MY EIGHTY TRIPS AROUND THE SUN*,***
Updated: Nov 25
What could be better than music -- and a magician -- and a belly dancer -- to celebrate my Armistice's Day 80tieth birthday party -- other than 25 happy guests who are each very special, kind, loving, intelligent, creative, and supportive friends: one for over 44 years, three coming to celebrate from nine hours away, and four plus my partner Ron helping as my invaluable "production crew." Thank you one and all!
In the year-long planning stage, I got to calling my upcoming party "Ann and Ron's Broadway production of 'Never Enough!' " (inspired of course, by my hero, Mae West who famously said that "too much of a good thing is never enough!" Spot on Ms. Mae!).
I was so honored on that party evening by the love and support I felt, and of course, I shall never forget my celebration of my "eighty trips around the sun!"
Back to music...and dance...and art! But first, a picture of my adorable and lucious piano buttercookie art favor by Melzee Cookie Co.
And who could forget that disgustingly gorgeous (no, not that~ beyond delicious, that!) St. Honore's Italian Cake from famed Dianda's bakery in San Francisco (being prepped for cutting; which inscription said "Music is Love")?
Below pictured is Alejo Cordero, the first party performer on guitar, and his lovely wife Julieth. They moved from Colombia, SA, to the Bay Area some two years ago for Alejo to pursue his dream of a concertizing (and teaching) career to promote in this country his grand passion for and love of a special genre of Latin American folk music, joropo or musica lanera.
I hope to assist Alejo become one of the fabulous panel of professional musicians who play at small, intimate local Groupmuse settings such as the one we will sponsor on December 16 in our home, and the Cordero's will attend!
Julieth is now pursuing a dream of becoming an entrepreneur baker of a delicious, typical Colombian banana treat, but she's an accomplished journalist, fashion designer and seamstress, and has a keen interest in promoting and advancing the role of women in public and private life. I so love young feminists!
I am exceedingly happy I chose Alejo to share his great passion and performance skills with my guests and me, and hope you will also love learning about and listening to this genre which is quite popular and well known throughout South America.
To my chagrin, I was unfamiliar with joropo, the national music of Venezuela and popular in the eastern plains of Colombia. It's a particular lively or slower genre of folk music typically played on a four-string bandera llanera guitar (in a pear shape and pictured above, and in a few different versions here), or in a group with various instruments including a harp. Alejo is an expert in joropo music and the bandera, and has been enchanted with them since age ten when he began to teach himself how to play.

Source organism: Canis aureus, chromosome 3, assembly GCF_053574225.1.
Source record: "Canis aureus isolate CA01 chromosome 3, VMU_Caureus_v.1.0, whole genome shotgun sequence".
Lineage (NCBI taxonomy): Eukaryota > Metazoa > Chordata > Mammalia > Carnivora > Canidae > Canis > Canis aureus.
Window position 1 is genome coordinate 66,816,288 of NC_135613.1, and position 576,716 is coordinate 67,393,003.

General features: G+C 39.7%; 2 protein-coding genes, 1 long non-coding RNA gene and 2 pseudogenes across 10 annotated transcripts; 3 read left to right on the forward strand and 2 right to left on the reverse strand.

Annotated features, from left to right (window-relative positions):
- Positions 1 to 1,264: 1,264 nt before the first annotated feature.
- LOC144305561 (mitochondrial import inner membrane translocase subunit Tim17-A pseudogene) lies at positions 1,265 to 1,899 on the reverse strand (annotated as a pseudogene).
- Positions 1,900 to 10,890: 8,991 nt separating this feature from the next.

There is a crazy wild dance (with many stylistic versions just like jazz, Alejo explained) done to this music (and a more sedate version for older folks). However, if I were you, I would let the youthful "professionals" dance it. Don't worry about a bit of just-past politization of it in Venezuela -- but definitely worry about this, and do not try this at home (lol). You won't believe how young the dance "professionals" start!
I soon enough learned that Alejo has a keen sense of humor; he once explained a day's delay in answering my email in that he was not able to "adult that day." I have a related sign on my office wall that says "most stress comes from taking oneself too seriously," and since we both appear to agree, this tshirt seemed a fitting gift after his wonderful performance for my guests and me!
And how fun it was to sit next to Julieth, chat a bit in my semi-Spanish and her semi-English, and get to know this kind-hearted and creative young woman! (I'm pictured wearing a rather irreverent sweatshirt and my high school ring and sr. prom tiara from Clayton Valley in Concord, CA.)
After picking up a bandera llanera at age 10, Alejo is by now some 17 years later, credentialed by the Berklee School of Music in Boston and is a former member for four years of the famed Coco Rojas' Cimarron band** with which he toured throughout South America. In addition he played his guitar in the ensemble presenting a piece that was nominated for a Latin Grammy! He has many other accolades you can read about in his bio, and has expanded his repertoire to now include compositions from South America and Spain.
He's a busy man, also dedicating part of his time to passing on the skills of bandera playing to the young via zoom classes. He especially reaches out to youth who might not love music theory or be destined for Julliard (if Julliard professors even know what joropo is?!). Considering that he does not focus his practical and performance-oriented classes on oft-dreary music theory, he might just be a perfect guitar teacher for me, too!